India met a crushing defeat against Australia in the Cricket World Cup final in November, but the evening gave Achint Thakkar a reason to celebrate.

Aditya Gadhvi sang the Coke Studio Bharat track Khalasi live during the match. Composed and produced by Thakkar, who performs as Achint, and written by Saumya Joshi, Khalasi is Coke Studio Bharat’s third most streamed song on YouTube.

Between Khalasi and his earworm theme for Scam 1992 The Harshad Mehta Story, Achint has become one of Bollywood’s most sought after composers. His credits include Rocket Boys and Scoop. His score for the recent Disney+ Hotstar series Lootere punches together 1970s rock and roll and Somalian pop.

“The score was inspired by a lot of Arabic pop, Somalian disco, films like City of God and the opening sequence for Lord of War,” the 34-year-old composer told Scroll. “The theme track was cracked on the second or third attempt. Other versions became part of the score.”


Achint’s recognisable style includes a talent for traversing genres and mashing them idiosyncratically. The Scam 1992 theme, for instance, was unlike any Indian web series scores at the time.

This makes Achint a perfect fit for Vasan Bala’s equally genre-hopping films. After the soundtrack for Bala’s Monica, O My Darling (2022), Achint is working on the director’s upcoming Alia Bhatt-starrer Jigra.

“The music will be quite brooding and angsty, blending contemporary rock and pop,” Achint promised. “It’s something I’m doing for the first time. You will also see Vasan Bala’s filmmaking in a new light.”

Mumbai-born Achint’s earliest musical memories go back to the 1900s, to AR Rahman, Jatin-Lalit and Nadeem Shravan. “I really liked Roja and Jo Jeeta Wohi Sikandar,” Achint said. “As Channel V and MTV came, I got exposed to Backstreet Boys, Britney Spears. Around 12, I discovered rock and roll, Elvis, The Beatles. I picked up the guitar.”

The album that pushed him to become a musician was Green Day’s American Idiot (2004). “The internet made music more accessible,” Achint said. “American Idiot was a turning point. It was the gateway to Nirvana, Pearl Jam, grunge music.”

Achint became the lead vocalist and guitarist for Rosemary, a three-piece band just like Green Day. Rosemary competed at college festivals and played in pubs across India until they disbanded in 2011.


By this time, Achint found renewed interest in Hindi film music. “Amit Trivedi had just come in,” Achint recalled. “Dev.D and Rahman’s Delhi-6 both came in 2009. Rang De Basanti, particularly, which had a punk rock vibe, really appealed to me. I was 16 and impressionable when it was released. That’s when I began considering film music.”

He enrolled in a two-year sound design course at the Whistling Woods International film school in Mumbai. Although he dropped out after six months, he continued composing for films made by the institute’s students. Along the way, he met some of his future collaborators.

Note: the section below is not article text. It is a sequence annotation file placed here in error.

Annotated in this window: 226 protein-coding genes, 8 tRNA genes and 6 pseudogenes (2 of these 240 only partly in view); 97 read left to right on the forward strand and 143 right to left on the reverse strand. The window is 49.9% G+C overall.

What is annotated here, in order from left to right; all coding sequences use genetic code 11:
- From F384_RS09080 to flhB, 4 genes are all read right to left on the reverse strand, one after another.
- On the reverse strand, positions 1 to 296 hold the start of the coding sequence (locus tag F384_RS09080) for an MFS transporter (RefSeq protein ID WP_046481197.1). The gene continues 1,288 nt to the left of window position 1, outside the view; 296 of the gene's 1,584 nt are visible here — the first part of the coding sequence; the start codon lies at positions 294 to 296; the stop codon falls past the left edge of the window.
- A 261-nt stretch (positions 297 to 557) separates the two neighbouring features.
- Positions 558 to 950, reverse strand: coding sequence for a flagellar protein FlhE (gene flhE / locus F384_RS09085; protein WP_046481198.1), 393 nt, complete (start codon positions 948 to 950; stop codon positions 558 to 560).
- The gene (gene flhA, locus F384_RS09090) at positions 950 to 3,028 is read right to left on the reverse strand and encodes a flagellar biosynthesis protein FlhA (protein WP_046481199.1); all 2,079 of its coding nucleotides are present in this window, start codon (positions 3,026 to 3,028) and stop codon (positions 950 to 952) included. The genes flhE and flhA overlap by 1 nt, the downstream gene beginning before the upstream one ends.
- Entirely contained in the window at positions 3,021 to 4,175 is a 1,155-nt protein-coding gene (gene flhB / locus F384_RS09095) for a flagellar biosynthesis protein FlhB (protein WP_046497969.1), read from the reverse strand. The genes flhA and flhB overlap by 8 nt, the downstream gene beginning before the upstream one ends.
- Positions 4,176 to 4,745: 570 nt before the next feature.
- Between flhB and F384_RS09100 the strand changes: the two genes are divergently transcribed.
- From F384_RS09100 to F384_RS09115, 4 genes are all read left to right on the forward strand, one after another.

Harshvir Oberai, cinematographer on Rocket Boys, was a classmate. Oberai introduced Achint to Jai Mehta, who roped him in for Scam 1992, and, later, Lootere.

The Scam 1992 theme, which sounds like it was made with the sole intention of communicating stockbroker Harshad Mehta’s rise and fall, was something Achint pulled out randomly from his hard drive. After his first pitch for the theme didn’t work, Achint reworked the old tune in two hours to pacify Jai Mehta.

Does the right tune take its time or do musicians keep tinkering until they succeed?

“I have to wait to be in the right frame of mind – keep my mind blank,” Achint explained. “I swim or play with my dogs to feel that. A tune can come to you at any time. Most of the time, I just play some nonsense, record it, and never use it. Sometimes, things click.”


Overthinking creativity can be a hazard, Achint realised, when he worked on his debut solo album. Shalimar (2015) is a collection of mixed-genre pop tracks and instrumentals featuring sampled vocals.

Shalimar was the first thing I was putting out, so there was a lot of insecurity and anxiety,” Achint recalled. “You build it up in your head way too much. It didn’t do much for my career but I understood the importance of keeping it minimal.”


Following Shalimar, Achint assisted composer Mikey McCleary on commercials and web series for two years. “Mikey has been a mentor of sorts,” Achint said. “From him, I learned to have a vision to execute and not just blindly do something, lots of tricks of the trade, how to deal with producers and directors.”

In 2018 came the second album Achint & The Khan Brothers, a Rajasthani folk-fusion eight-track affair, featuring Bhutta Khan and Multan Khan. The next year, Jai Mehta tapped Achint for Scam 1992. Clearly, lead actor Pratik Gandhi and Achint’s score were the standout stars. Both made it to an ad film as well.

“The master rights of the score are with [the show’s producer] Applause Entertainment,” Achint said. “I get some royalties via IPRS [The Indian Performing Right Society Limited].”


Like many rising film industry composer-producers, Achint is also venturing into the music business. He has launched Night Song Records with his friend and manager Parth Pandya. The company’s name is a nod to Nusrat Fateh Ali Khan’s 1995 album.

“It was Parth who pushed me to do a Gujarati track for Coke Studio,” Achint said. “Through our company, we are curating composers and musicians who deserve a shot. We have worked on ads and have done a song for the series Chamak, and we are doing a song for Nikkhil Advani’s Vedaa.”


Achint is happy to work with filmmakers who give him the time and space to experiment. “It all depends on the intention of the makers,” Achint said. “A theme for a web series or a song for a film both have the task of giving a boost to the project. I see this work as any other department of the filmmaking process.”